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Don't introduce them all at once --that's not a story, that's a cast list. Bring them in one at a time, or in small groups, when needed by the storyline, and describe them in ways that illuminate their importance to the protagonist and the narrative:

There, standing outside the door was Rachel. Her once flame-red hair was now tinged with gray. As I saw her there, looking so much older, that torch I'd carried for her all those years flickered and finally went out.

That's only a couple of lines, but it tells you a bit about Rachel's physical description and her history with the narrator --and something about the narrator as well. If you do it this way, you can introduce the characters without bringing the story to a screeching halt, and all the descriptions will be unique, because they won't be following some cookie-cutter format. Each person will be described in a way that stems from his or her unique relationship to the protagonist.

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Make them all participate in a game.

This can be any kind of a game - a recreational sports game (but no face masks please), a card game or a funny game at a party. Every participant should get in a spotlight, the spotlight can be moved quickly, and the gameplay hopefully should make the whole scene interesting rather than boring. As the game progresses, every player would get additional chance to get in a spotlight and have his or her character further developed.

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  • A while back, I was drafting a visual novel centred around a soccer team, and this is exactly what I did to introduce the (eighteen or so!) characters; the protagonist had them all gather in a circle, kicked the ball to each of them in turn, and had them briefly introduce themselves. It came out pretty lengthy, but it was the best way I could think of to introduce such a large cast in rapid succession. – F1Krazy Sep 27 '19 at 10:08
  • Would a knock off of spin-the-bottle be an interesting way? For example, whoever the bottle lands on, they do a brief introduction of themselves. Would this work? – Mai Green Sep 30 '19 at 14:23
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@CrisSunami is spot-on: don't introduce all your characters at once. Don't start with a scene where they are all present - start with a few characters, then bring in more. Having a great many unfamiliar characters all at once is extremely confusing to the reader: imagine walking into a room with 12 people you've never met before, and you're expected to remember their names, who they are, what kind of people they are, within 10 minutes of conversation. Oh, and you can't see any of them. It's going to be very hard for you, won't it?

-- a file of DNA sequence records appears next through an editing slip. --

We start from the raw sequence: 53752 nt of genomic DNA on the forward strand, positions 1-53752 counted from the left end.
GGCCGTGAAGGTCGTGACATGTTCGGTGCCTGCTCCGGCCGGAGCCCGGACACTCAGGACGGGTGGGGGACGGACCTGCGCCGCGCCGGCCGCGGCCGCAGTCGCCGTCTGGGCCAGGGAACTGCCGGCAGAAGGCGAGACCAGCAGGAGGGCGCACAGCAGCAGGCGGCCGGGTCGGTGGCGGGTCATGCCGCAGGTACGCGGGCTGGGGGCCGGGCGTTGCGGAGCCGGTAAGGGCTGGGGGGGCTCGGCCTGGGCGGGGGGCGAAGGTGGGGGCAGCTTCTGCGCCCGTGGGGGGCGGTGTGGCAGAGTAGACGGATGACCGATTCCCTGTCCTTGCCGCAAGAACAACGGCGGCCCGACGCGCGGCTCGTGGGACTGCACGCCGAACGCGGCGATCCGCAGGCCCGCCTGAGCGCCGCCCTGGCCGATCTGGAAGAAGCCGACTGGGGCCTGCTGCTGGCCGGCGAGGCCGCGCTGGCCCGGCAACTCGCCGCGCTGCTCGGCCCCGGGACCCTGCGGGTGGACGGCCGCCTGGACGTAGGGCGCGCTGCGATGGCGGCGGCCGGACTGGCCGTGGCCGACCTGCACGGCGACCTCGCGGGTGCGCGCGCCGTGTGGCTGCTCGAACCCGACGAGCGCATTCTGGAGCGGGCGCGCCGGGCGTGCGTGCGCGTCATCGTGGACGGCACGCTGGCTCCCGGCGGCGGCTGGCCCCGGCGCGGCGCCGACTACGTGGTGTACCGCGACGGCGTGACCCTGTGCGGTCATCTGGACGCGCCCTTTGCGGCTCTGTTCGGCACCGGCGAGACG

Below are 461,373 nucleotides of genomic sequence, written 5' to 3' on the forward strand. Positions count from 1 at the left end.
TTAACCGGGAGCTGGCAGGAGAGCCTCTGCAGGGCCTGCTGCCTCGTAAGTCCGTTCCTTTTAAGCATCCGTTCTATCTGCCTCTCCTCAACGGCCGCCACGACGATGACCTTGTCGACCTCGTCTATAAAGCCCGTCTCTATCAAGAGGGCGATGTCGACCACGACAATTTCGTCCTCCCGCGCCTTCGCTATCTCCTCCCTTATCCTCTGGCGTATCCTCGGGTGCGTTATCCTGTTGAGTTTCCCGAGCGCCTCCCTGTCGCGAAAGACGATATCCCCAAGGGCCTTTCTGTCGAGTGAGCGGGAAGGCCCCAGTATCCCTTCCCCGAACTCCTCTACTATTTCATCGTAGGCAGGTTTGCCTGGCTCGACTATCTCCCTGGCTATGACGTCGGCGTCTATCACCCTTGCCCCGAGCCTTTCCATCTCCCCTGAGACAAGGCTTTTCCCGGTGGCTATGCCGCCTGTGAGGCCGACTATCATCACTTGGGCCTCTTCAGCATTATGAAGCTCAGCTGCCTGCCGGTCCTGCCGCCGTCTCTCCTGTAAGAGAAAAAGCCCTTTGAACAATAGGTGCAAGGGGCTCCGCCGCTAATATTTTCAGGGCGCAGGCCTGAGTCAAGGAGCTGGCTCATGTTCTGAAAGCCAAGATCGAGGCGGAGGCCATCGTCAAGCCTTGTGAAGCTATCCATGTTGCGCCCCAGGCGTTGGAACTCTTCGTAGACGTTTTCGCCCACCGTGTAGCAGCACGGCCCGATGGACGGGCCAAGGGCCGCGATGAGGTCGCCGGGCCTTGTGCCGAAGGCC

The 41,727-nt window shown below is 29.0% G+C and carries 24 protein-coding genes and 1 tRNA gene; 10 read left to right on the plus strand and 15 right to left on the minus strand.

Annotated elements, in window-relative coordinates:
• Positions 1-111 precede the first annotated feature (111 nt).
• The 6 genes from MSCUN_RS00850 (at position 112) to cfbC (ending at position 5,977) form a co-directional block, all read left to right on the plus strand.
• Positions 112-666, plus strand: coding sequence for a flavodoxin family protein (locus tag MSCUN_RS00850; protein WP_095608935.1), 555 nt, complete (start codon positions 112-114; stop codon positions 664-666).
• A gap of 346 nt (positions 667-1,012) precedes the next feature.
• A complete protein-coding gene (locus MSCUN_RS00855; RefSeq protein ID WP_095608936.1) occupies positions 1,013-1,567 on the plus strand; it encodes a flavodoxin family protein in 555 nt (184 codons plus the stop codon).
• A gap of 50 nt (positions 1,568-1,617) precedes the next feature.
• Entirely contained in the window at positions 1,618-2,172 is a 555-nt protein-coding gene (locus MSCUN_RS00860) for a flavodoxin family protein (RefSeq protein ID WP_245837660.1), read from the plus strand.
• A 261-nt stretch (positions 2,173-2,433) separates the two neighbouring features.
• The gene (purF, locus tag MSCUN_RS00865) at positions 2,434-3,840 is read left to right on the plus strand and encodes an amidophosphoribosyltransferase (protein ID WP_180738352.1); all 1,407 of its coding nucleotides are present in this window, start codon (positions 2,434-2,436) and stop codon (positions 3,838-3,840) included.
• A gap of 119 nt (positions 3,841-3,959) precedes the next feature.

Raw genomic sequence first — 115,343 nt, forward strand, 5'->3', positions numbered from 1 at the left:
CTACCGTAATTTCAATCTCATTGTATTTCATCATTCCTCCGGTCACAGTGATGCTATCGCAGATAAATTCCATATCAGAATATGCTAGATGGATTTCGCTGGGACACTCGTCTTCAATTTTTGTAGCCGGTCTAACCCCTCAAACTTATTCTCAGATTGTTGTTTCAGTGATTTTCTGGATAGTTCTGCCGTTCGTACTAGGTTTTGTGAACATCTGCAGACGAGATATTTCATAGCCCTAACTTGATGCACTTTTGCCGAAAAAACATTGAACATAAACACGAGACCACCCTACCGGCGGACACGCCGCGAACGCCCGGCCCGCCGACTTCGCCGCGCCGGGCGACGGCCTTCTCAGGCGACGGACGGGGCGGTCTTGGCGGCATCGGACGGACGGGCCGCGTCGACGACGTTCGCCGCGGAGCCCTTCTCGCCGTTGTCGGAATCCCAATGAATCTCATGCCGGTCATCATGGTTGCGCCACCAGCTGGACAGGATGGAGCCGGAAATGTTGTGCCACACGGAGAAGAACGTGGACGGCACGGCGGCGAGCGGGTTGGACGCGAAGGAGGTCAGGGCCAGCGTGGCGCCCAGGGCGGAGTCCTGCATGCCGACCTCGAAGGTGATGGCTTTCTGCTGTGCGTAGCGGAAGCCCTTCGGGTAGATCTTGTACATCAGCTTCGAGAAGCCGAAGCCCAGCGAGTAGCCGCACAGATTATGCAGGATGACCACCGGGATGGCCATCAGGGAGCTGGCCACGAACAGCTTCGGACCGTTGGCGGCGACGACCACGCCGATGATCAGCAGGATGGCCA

You might find it helpful to watch the first episode of any series with a large cast, like Star Trek - Next Generation or Firefly. Note how the main character(s) are the ones you start with, while the others are slowly introduced as the episode progresses. The episode is almost contrived in how it's structured - there's whatever reason for the characters not to start together.

A literary example could be G.R.R. Martin's A Song of Ice and Fire, a series notorious for having a great many characters. In the first chapter of A Game of Thrones we are introduced to the Stark family, but not to all the Starks. In what is almost a contrived coincidence, the first scene takes place away from Winterfell. We are told Lord Stark has five trueborn children, but in the first chapter we only meet Robb and Bran, plus Jon and Theon. In the second chapter we meet Catelyn, but still not the other Stark children. In the third chapter we jump to Daenerys, but do not yet meet Khal Drogo. We meet the characters a few at a time.

Even if your characters all share the same environment, the same living space, etc., split them up. Find a way to introduce them slowly, let the readers get to know two or three characters before you introduce the next two or three. That's the only way the readers will be able to take it all in.

It's great if you can do like @MarkBaker suggests - introduce each character when the plot demands their presence. But if the plot "demands" the introduction of too many characters at once, tweak the plot, add a scene, split up the character introductions.